Even though Europe has 1/2 the coast line of the United Stated, their current offshore wind power capacity right now is over 7000 MW and growing. Why can’t we do that here?! We currently have “0” offshore wind farms and that’s the real tragedy here.It has taken 13 years for Capewind to get the go ahead and build, yet they allow a gas power plant in Salem ,MA a year to get the OK. Shameful.


    Jeff Brooks

    1. Mr. Brooks,

      Thank you for your comments. NERA is generally opposed to all subsidies, although I would argue that some of the items listed as subsidies in the linked report are not subsidies (depreciation of assets, LIHEAP), but either tax breaks afforded all businesses or in the case of LIHEAP a federal welfare program that reimburses oil and natural gas companies for providing free or discounted gas/oil to low-income recipients ($1.7 billion to natural gas in US).

      According to the US DOE EIA data( in 2010 (most recent data available) solar led all electrical subsidies per megawatt hour at $775.64, followed by wind at $56.29, geothermal at $12.85, nuclear at $3.14, hydro at $.82, then coal and natural gas at $.64. Not a lot of bang for the buck in wind and solar. Additionally, NERA also does not support ratepayers picking up the tab for pipeline expansion–that needs to come from LDCs and NG electricity generators.

      As for Europe and offshore wind, I would argue that their problems provide us with a clear example of what not to do. In Germany, rising costs from feed-in tariffs aimed at expanding wind and solar projects have led to increased energy poverty and a declining GDP. Manufacturers along the North Sea have experienced costly interruptions to their electricity supply caused by the intermittent nature of wind and the transmission difficulties associated with integrating intermittent resources. Spain is a mess–with its government is being sued for cutting unsustainable solar subsidies and an unemployment rate of 25%.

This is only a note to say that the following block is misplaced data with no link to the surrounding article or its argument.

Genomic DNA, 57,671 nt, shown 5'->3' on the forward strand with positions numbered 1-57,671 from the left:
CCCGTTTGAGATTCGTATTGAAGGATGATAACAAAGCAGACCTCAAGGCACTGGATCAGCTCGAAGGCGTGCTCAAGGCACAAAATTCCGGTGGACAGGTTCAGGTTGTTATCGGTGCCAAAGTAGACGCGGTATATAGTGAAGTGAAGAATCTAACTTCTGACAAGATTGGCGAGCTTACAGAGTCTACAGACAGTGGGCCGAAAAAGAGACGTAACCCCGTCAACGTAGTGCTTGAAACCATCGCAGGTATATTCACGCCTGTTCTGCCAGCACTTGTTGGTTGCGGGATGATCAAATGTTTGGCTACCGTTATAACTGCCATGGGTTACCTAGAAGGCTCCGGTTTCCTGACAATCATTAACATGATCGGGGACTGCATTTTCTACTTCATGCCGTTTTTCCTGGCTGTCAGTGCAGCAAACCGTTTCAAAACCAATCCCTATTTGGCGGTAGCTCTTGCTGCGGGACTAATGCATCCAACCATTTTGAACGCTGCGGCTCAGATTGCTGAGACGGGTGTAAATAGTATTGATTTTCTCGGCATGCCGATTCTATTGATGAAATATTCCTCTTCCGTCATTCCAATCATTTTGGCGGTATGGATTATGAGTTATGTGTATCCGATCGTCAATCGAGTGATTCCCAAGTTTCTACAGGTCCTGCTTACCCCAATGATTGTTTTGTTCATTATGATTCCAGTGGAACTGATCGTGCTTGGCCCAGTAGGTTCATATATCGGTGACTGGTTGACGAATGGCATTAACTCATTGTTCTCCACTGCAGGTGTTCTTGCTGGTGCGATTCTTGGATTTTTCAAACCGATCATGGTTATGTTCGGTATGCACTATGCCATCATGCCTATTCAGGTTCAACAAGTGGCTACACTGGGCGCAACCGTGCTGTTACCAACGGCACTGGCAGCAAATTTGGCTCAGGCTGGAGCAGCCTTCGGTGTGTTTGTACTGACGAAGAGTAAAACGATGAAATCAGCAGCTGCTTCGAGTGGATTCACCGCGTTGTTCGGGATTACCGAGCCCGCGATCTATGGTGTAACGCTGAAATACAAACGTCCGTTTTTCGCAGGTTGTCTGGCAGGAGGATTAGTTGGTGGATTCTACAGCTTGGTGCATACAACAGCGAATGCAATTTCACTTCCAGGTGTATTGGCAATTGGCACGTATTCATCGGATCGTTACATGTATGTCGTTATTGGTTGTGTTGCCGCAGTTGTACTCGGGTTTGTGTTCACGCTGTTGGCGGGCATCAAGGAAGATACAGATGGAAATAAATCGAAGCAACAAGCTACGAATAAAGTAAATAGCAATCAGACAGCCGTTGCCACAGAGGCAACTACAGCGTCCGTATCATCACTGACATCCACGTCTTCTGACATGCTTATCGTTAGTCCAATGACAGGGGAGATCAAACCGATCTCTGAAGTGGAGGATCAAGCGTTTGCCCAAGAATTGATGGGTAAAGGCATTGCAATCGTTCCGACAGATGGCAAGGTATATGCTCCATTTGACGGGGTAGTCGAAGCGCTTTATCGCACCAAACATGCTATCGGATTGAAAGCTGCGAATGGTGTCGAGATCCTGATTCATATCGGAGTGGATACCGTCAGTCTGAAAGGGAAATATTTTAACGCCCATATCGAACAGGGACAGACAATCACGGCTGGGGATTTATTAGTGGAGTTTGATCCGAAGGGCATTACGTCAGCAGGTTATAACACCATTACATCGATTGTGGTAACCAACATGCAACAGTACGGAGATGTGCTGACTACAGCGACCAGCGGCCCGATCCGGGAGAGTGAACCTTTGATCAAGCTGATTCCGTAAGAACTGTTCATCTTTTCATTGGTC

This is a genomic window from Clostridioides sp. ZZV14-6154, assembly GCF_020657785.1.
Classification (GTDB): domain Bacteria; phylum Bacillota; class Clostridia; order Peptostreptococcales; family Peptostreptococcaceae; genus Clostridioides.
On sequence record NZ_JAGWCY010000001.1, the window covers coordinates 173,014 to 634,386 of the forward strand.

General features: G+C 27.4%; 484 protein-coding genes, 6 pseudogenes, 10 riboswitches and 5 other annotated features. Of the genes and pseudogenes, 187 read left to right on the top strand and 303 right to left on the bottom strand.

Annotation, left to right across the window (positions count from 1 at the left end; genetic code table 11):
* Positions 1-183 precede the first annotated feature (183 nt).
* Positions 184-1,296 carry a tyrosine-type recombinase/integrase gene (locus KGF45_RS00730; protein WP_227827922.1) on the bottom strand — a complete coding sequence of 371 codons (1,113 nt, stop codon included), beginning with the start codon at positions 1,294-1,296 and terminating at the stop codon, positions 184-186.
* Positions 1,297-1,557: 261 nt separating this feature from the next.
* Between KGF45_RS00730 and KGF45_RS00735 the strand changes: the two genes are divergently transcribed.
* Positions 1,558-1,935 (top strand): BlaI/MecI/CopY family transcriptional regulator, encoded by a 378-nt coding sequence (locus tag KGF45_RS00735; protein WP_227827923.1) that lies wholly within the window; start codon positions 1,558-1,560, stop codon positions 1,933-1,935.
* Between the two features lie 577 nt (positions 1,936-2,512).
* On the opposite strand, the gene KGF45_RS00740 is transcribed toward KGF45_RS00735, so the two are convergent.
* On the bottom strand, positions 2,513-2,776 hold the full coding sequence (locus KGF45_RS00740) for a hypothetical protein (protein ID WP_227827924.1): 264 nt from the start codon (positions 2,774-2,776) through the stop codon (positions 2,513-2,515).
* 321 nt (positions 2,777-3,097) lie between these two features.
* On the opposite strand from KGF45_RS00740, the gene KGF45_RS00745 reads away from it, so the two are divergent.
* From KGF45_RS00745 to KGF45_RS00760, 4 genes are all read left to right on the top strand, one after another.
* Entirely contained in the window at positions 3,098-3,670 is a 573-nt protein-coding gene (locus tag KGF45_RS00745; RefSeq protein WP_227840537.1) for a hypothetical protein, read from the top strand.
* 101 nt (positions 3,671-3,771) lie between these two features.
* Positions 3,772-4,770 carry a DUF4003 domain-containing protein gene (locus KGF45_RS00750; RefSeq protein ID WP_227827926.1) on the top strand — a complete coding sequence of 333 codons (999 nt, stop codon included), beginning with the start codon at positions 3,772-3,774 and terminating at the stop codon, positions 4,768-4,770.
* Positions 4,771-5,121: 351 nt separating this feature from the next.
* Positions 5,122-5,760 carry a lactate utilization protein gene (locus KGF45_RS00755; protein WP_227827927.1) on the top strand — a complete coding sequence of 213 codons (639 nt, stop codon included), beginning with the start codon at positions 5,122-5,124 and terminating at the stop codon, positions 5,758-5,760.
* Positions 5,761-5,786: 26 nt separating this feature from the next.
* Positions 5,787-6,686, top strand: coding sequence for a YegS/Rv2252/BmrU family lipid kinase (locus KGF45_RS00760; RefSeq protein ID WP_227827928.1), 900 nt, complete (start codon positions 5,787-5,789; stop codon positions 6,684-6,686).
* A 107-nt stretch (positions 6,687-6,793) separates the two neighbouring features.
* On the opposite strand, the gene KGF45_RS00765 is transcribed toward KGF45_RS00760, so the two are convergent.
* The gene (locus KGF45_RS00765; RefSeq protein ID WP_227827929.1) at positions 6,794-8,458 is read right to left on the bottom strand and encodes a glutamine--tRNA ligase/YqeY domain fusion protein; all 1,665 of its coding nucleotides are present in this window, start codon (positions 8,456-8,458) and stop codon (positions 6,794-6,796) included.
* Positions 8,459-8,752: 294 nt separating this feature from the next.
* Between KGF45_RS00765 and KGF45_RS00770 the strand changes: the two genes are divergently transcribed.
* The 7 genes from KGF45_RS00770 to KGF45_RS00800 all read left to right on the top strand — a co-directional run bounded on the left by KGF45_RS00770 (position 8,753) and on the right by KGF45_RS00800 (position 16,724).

Only the most ardent of wind supporters would think that Cape Wind is a good deal. $2.6 billion (or more) price tag for approximately 170 megawatts of useful power at 20 cents per kilowatt-hour (plus 3% annual escalators). You could get 2600 MW of natural gas or roughly 2200 MW of large-scale hydro for the same price tag at 1/3 (or less) the cost to ratepayers.

      As for the fuel cost argument–electricity suppliers will buy power from the cheapest source they can, but without heavy subsidies and RPS-driven PPAs, wind and solar can’t come close to competing with traditional power sources–even with the cost of fuel as an added expense.

  2. The argument against solar above relies on cherry picked numbers. 2010 subsidies for solar were in the midst of a federal stimulus program, and suck subsidies are not necessary to sustain vigorous solar growth as we move forward.

    Also Germany has a lower unemployment rate than the US and their GDP, while stagnant, is fine because their population is declining. So they don’t really need to increase GDP to achieve more per capita wealth.

    Finally your original article mentions the cost of connecting “2,000MW to 12,000 MW” of wind power. Who ever said we need 12,000 MW of wind power? With the growth of distributed generation to reach at least 2000MW, and the continued decline in power demand, a better number for wind would be 1800 to 4000MW in new transmission, and much of that transmission capacity could be timeshared with other generators, i.e. hydro and gas fired peaking plants.

    Why don’t you go ahead and do the calculation — with 2Gw of power lines what is the levelized cost of transmission per kwh? Let’s see your actual numbers, so we can compare!